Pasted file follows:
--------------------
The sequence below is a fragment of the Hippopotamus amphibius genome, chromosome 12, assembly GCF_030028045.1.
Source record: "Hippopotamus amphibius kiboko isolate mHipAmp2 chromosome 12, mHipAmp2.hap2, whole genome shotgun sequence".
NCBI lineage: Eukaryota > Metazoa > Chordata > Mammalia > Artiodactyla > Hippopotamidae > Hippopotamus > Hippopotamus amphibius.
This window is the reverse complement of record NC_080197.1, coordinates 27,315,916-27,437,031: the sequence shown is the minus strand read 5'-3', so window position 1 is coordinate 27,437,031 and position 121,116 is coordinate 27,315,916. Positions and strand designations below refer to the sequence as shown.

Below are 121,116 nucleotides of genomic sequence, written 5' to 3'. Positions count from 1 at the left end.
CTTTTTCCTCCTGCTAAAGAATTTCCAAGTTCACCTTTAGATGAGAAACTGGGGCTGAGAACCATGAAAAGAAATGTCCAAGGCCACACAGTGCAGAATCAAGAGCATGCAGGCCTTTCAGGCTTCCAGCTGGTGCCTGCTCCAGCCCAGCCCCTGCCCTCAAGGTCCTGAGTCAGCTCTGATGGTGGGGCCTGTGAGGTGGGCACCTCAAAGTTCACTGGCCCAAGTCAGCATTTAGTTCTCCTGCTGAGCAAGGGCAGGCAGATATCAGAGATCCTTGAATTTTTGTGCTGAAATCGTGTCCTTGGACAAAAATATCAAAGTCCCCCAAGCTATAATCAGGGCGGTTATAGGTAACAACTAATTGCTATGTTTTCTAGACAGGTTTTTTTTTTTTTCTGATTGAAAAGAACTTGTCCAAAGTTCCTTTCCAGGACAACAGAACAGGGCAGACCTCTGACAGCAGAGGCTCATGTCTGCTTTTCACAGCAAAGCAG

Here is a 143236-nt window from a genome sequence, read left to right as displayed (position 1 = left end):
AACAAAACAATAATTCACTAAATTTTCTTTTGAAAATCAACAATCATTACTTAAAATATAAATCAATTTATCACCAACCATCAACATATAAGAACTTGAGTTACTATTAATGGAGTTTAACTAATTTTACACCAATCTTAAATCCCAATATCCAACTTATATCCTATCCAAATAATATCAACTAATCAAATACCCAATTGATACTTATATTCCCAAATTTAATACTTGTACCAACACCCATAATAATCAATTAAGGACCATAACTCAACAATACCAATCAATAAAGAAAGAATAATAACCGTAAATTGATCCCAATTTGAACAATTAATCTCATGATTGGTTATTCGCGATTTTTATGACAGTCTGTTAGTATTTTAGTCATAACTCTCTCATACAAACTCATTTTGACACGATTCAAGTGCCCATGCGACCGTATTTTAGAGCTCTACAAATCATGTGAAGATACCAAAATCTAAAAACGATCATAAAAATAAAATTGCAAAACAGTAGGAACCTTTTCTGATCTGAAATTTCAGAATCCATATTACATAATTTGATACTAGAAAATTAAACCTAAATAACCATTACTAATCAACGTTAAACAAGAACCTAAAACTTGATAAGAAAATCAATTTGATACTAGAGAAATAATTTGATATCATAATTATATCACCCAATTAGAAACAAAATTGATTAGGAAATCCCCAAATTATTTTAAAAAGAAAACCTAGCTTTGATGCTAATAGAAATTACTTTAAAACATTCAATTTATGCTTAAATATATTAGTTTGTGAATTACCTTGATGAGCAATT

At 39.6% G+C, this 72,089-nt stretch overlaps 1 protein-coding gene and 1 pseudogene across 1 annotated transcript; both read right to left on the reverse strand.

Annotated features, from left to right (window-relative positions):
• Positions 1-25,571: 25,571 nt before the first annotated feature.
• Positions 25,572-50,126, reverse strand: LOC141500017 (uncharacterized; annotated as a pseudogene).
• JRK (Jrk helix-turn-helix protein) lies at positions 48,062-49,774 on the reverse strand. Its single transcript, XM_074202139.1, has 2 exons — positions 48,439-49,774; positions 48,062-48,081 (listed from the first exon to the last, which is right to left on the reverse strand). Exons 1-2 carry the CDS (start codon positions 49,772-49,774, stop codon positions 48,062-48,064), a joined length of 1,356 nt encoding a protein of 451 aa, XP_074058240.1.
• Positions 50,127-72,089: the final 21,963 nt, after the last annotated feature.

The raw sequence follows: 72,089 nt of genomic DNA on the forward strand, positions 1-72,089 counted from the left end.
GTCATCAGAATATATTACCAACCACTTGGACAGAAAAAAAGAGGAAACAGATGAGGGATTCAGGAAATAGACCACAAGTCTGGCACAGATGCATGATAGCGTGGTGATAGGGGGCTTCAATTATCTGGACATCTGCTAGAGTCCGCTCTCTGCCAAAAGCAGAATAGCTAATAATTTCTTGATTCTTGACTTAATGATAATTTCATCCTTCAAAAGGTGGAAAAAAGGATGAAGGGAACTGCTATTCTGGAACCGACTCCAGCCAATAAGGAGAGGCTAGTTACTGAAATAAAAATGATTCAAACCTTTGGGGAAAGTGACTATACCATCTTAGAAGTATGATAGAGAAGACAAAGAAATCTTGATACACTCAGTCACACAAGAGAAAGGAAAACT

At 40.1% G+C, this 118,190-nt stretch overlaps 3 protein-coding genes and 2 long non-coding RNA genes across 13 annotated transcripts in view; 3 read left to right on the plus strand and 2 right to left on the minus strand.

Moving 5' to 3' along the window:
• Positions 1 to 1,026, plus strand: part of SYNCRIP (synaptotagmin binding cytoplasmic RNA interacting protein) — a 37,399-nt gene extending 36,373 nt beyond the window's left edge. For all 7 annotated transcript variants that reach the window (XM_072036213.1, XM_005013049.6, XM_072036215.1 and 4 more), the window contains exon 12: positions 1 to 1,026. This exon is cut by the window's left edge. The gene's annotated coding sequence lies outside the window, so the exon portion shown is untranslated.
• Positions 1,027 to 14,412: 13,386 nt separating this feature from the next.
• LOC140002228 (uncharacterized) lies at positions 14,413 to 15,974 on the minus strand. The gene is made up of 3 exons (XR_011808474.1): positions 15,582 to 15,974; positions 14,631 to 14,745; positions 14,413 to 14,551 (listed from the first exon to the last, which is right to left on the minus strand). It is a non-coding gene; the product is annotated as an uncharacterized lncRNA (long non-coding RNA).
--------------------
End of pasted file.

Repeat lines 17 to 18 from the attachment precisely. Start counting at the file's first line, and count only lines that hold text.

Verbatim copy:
At 40.1% G+C, this 118,190-nt stretch overlaps 3 protein-coding genes and 2 long non-coding RNA genes across 13 annotated transcripts in view; 3 read left to right on the plus strand and 2 right to left on the minus strand.

Moving 5' to 3' along the window: